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Unread postby DamianB » Sun 13 Feb 2005, 14:27:07

Any solution that does not take into account the difference between energy capital (coal, oil , NG, uranium) and energy flow (solar, tidal, wind) is only putting off the problem.
"If the complexity of our economies is impossible to sustain [with likely future oil supply], our best hope is to start to dismantle them before they collapse." George Monbiot
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Unread postby brentmeister » Sun 13 Feb 2005, 19:06:04

DamianB wrote:Any solution that does not take into account the difference between energy capital (coal, oil , NG, uranium) and energy flow (solar, tidal, wind) is only putting off the problem.


While I see what you're getting at here, in this context I disagree, because "putting off the problem" is the absolutely best we can do, so we should. Also, the "capital" base of uranium in the oceans is pretty massive - millions of years worth - and Japan has done a fair bit of research to show they could mine this resource for an energetic profit, (and a financial profit once uranium is over $200 a pound, which is a long way off today's $21/lb, but watch this space.) For the mean time it makes way more sense to just buy uranium mined the normal ways, but the price is about to go crazy over the coming years.

Also with the dodgy but useful breeder reactors that produce fuel, you could look at it as an energy flow rather than as energy capital.
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Unread postby brentmeister » Sun 13 Feb 2005, 19:12:16

As for the threat of terrorists to nuclear power plants, it occured to me that you could just build the buggers five stories underground, plus with your ususal mega-high security such plants should have, terrorists would have no hope. Add to that the alleged inherent safety of the new pebble-bed reactors, and there's relatively little to worry about. Relatively.
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Unread postby savethehumans » Sun 13 Feb 2005, 22:27:30

Well, if we mean nuke BOMBS, yes, they WOULD save the world...from human beings! Might take a few million years for life to get a grip on living there--but, hey, at least they'll GET there. With human beings, life on this planet was doomed, anyway, even without nukes.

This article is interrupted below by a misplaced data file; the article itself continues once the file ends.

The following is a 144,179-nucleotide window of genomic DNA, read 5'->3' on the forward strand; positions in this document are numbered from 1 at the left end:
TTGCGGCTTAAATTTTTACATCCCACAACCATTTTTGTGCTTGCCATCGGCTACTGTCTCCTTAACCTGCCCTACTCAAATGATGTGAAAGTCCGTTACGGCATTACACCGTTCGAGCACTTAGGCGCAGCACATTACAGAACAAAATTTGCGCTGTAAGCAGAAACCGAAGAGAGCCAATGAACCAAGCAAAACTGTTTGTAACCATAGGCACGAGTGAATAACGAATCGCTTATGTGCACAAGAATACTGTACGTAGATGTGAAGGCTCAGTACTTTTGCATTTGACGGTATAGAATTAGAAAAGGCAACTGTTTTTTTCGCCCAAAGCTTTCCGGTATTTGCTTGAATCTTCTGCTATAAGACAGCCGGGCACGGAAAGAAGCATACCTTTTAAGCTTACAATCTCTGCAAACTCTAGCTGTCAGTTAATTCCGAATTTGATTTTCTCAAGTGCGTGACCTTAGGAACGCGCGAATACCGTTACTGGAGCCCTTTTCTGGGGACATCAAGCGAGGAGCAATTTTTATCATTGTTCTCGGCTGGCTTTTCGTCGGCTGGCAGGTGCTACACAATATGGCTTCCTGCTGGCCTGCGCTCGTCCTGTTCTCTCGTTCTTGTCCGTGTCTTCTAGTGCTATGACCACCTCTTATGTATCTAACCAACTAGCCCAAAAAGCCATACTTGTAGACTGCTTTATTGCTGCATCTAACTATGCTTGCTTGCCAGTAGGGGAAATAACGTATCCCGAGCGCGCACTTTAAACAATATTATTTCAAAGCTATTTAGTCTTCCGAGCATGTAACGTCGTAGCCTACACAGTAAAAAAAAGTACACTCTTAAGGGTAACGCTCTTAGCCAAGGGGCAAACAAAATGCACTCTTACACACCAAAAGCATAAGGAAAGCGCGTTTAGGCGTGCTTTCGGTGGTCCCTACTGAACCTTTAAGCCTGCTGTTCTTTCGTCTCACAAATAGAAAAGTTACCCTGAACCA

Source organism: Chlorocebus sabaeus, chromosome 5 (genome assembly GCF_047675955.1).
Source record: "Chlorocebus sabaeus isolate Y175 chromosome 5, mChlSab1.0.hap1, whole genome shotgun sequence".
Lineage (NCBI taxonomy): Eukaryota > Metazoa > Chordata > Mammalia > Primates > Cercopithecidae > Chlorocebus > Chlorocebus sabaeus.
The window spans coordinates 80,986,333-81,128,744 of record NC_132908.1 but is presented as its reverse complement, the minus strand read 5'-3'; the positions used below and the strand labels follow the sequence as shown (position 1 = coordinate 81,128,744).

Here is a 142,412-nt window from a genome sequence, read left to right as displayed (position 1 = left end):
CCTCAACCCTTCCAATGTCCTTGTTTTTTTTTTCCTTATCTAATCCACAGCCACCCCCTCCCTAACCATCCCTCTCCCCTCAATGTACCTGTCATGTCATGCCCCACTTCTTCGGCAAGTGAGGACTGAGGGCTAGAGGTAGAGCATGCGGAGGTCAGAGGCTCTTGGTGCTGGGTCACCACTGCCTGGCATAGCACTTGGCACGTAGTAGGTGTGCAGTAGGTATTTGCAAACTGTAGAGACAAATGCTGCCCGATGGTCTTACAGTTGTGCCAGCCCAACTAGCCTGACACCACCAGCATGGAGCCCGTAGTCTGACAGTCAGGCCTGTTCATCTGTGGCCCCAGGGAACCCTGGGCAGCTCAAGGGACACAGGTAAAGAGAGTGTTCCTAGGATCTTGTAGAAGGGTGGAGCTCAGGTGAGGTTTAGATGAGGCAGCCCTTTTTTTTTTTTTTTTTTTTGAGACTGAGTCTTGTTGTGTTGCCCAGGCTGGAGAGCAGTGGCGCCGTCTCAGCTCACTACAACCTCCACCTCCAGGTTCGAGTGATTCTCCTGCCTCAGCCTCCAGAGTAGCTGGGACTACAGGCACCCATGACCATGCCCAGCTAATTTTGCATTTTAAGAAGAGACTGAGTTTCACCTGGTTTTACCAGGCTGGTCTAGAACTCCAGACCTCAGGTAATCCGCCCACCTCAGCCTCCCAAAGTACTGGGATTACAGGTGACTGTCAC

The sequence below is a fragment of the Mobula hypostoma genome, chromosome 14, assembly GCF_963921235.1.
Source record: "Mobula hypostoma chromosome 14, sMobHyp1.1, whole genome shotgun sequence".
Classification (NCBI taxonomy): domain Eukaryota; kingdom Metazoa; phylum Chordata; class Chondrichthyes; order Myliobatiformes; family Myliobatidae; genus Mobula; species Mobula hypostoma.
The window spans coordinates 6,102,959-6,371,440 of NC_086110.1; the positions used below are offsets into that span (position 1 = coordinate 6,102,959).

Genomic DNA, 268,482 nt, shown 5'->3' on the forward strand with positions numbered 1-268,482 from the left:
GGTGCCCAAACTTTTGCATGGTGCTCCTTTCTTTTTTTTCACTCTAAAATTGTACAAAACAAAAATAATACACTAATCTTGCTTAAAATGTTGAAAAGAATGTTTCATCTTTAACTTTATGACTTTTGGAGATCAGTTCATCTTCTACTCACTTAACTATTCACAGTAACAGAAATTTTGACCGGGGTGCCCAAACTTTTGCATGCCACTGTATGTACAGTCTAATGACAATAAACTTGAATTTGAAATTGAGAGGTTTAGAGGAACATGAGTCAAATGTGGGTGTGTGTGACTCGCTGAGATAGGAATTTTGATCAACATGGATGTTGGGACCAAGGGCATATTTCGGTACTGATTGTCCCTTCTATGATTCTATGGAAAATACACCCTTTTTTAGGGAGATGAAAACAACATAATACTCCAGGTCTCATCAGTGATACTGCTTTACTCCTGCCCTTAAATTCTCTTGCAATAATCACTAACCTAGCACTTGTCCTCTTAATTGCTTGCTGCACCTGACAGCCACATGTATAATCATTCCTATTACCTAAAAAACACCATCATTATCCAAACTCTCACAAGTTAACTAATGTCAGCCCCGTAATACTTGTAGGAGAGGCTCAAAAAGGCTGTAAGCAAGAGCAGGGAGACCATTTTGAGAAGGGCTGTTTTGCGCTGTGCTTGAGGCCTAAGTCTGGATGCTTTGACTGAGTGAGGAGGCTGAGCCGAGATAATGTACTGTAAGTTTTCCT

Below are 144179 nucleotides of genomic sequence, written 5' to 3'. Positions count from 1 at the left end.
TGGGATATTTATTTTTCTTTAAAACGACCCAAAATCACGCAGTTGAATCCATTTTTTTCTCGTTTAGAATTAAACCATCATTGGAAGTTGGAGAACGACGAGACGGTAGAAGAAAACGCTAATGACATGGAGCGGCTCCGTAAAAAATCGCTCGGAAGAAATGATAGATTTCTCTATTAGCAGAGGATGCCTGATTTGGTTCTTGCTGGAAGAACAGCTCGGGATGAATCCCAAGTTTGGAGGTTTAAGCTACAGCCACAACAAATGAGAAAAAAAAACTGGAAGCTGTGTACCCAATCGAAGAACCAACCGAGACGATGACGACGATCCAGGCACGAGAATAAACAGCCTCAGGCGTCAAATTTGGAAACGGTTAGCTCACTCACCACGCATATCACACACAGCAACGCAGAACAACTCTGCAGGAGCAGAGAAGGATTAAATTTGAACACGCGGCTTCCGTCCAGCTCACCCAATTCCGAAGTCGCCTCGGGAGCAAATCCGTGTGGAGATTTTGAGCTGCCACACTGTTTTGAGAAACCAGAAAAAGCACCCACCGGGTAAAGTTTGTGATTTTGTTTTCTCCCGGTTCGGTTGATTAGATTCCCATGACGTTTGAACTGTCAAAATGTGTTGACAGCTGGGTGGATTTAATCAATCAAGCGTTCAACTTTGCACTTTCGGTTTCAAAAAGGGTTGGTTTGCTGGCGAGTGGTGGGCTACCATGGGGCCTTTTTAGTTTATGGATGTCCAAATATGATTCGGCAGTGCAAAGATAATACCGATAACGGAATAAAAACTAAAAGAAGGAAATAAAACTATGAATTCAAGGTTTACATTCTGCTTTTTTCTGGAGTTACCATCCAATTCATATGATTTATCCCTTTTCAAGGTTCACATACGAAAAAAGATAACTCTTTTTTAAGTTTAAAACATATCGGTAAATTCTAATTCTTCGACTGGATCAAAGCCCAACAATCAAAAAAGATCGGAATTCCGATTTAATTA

If you're talking nuke POWER PLANTS, and put aside the limited amounts of uranium--well, a handful of mistakes, and the results would be pretty much the same as with nuke BOMBS, except it'd happen more slowly and more painfully.

Too bad human beings just won't choose to put the nuke GENIE back in the bottle--or maybe they CAN'T.... :shock:
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Unread postby TrueKaiser » Sun 13 Feb 2005, 22:36:46

simple awnser: not on your life.

complex one: do a fourm search this already has been covered. nuclear power has major limitations includeing but not limited too
amount of recoverable uranium(breeder reacters do not work)
radiation
security
waste disposal(the stuff is leathely radioactive for several times longer then we have been a species)
costs includeing upkeep
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Unread postby brentmeister » Mon 14 Feb 2005, 02:37:52

TrueKaiser wrote:amount of recoverable uranium(breeder reacters do not work)


Nah rubbish, there's shitloads of uranium out there. When you consider that pound for pound uranium can produce about 20,000 times more energy than coal, and that uranium is a relatively abundant element in the earth's crust, you really don't need very serious concentrations to make a deposit energetically viable, (and economically viable too with the coming $100+/lb prices.) And then there's the oceans, which contain amazing amounts of the stuff, but which of course need very high U prices to be viable. Uranium is such a small percentage of the overall cost of nuclear energy that the price could rise to $100/lb but the electricty it makes wouldn't even double in cost.